VisionFive 2 Debian Image(December) Released

you know where you wget’ed the other one? Look for the .deb for it at the same place.

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Just buy two usb-serial dongles, they won’t gather dust, a CH340 and an FTDI232, 3.3v|5v

I was able to apt update and apt upgrade however I’ve lost HDMI display. Now I can only ssh into my VF2, no display. :frowning:

I saw it was advised elsewhere on this forum (see screenshot below) to answer “N” to config updates like u-boot and to to use the local version version of configs when prompted… I followed that advice but have still lost display.

Any suggestions to get display working again? I can SSH into the VF2


i actually chose ‘n’ for u-boot upgrade and still lost hdmi… i think the issue is to do with the updated kernel (video drivers) but not sure… may be upgrade everything except that and maybe it works out better (i haven’t had time to try myself)…

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I am in the same boat, did a ‘dist-upgrade’ after switching to the main ports repos away from the snapshot. I also chose to keep the original configs, the system is working nicely but no HDMI.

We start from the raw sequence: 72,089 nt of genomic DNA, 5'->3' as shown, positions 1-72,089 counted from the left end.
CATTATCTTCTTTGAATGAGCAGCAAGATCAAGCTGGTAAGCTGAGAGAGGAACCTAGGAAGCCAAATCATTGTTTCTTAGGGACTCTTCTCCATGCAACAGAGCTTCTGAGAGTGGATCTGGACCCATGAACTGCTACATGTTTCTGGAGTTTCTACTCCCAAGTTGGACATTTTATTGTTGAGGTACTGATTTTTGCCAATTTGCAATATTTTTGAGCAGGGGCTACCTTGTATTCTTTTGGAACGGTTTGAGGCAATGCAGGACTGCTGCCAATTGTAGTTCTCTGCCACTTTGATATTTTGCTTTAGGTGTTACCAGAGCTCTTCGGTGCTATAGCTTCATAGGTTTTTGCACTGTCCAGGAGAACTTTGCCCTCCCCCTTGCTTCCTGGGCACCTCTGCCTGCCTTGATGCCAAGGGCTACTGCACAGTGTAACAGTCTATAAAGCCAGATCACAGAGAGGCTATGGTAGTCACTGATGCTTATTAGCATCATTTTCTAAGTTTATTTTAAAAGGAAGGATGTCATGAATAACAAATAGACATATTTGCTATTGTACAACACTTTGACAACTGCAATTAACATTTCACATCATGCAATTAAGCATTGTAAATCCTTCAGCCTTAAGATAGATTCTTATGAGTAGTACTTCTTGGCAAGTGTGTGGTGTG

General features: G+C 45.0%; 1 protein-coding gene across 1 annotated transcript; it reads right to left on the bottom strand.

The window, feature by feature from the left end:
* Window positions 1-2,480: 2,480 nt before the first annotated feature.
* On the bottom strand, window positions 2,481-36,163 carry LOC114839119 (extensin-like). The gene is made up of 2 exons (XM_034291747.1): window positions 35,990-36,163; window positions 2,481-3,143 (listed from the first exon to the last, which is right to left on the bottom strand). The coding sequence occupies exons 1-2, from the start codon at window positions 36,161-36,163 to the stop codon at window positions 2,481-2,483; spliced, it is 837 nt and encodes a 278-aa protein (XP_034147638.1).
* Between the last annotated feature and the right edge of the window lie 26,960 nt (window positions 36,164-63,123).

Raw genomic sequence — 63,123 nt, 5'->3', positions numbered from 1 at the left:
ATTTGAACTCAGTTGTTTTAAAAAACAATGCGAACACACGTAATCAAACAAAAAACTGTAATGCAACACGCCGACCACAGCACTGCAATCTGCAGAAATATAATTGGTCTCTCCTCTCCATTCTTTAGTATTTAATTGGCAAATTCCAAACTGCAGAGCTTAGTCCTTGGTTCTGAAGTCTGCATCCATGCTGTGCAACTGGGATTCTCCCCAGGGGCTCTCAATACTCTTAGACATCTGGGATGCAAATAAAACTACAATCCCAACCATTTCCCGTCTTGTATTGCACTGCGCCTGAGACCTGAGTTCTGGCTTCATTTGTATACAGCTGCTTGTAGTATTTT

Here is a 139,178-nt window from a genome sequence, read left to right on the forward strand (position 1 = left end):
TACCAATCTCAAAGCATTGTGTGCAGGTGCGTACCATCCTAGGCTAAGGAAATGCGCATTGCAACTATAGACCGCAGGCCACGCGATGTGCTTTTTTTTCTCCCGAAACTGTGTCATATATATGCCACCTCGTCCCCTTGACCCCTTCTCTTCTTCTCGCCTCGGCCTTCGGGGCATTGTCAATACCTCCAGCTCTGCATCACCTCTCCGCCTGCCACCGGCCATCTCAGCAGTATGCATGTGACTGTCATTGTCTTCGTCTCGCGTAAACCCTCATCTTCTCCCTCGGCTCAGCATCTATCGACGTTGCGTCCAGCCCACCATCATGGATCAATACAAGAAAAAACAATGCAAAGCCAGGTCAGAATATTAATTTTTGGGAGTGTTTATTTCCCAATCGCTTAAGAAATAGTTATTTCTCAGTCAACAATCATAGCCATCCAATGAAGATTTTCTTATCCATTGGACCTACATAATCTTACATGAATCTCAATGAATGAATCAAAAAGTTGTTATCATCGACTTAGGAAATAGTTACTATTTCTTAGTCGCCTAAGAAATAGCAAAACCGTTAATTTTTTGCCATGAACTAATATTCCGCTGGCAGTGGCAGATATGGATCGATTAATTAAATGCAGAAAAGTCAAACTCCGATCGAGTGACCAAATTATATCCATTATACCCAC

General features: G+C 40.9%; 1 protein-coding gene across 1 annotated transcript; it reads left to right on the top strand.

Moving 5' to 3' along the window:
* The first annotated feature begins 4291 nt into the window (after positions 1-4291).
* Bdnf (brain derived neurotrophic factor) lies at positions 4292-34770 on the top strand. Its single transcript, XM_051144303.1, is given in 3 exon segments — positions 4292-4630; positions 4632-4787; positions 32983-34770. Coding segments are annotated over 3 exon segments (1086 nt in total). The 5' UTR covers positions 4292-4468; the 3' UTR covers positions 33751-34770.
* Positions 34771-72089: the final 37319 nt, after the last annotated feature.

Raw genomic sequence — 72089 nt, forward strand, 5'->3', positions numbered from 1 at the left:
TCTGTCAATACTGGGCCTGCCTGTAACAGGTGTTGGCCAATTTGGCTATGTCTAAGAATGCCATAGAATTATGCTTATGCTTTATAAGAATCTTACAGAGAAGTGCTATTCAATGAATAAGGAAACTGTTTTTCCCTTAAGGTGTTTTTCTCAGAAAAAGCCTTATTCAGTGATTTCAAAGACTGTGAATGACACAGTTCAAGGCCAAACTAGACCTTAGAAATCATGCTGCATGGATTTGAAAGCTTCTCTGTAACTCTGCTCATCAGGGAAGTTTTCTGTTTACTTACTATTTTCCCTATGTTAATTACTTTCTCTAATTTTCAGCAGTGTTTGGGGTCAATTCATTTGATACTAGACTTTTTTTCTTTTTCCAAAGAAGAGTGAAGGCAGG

Since the kernel is not upgraded I think it is the upgrade of xorg that is the culprit. If you look at the autoremove list afterwards, you will see that libvulkan1 is being removed.

If you look in the /var/log/apt/history.log you can see that it was installed when xfce4 was installed, bringing in xorg as a dependency. When the update runs it updates xserver-xorg-core and others, I’m assuming these remove the patches to support our GPU.

I want to do a full reinstall on my board to get my NVMe running, and I’ll not upgrade so aggressively this time. It /might/ be possible to hold back the updates to xorg components and dependencies.


Maybe manually hold back (block) whatever packages should not be upgraded to prevent them from being upgraded.

$ sudo apt-mark hold xserver-xorg-core


$ echo "xserver-xorg-core hold" | sudo dpkg --set-selections

Just needs someone to come up with a list of packages, that by default should not be upgraded, for now.
Maybe run a “dpkg -l” before and after. And to rollback, just reinstall the older working package.

To know exactly what worked on a new system at first login, for a base line list, I usually do some command like:
$ apt list --installed > .clean_install_packages.txt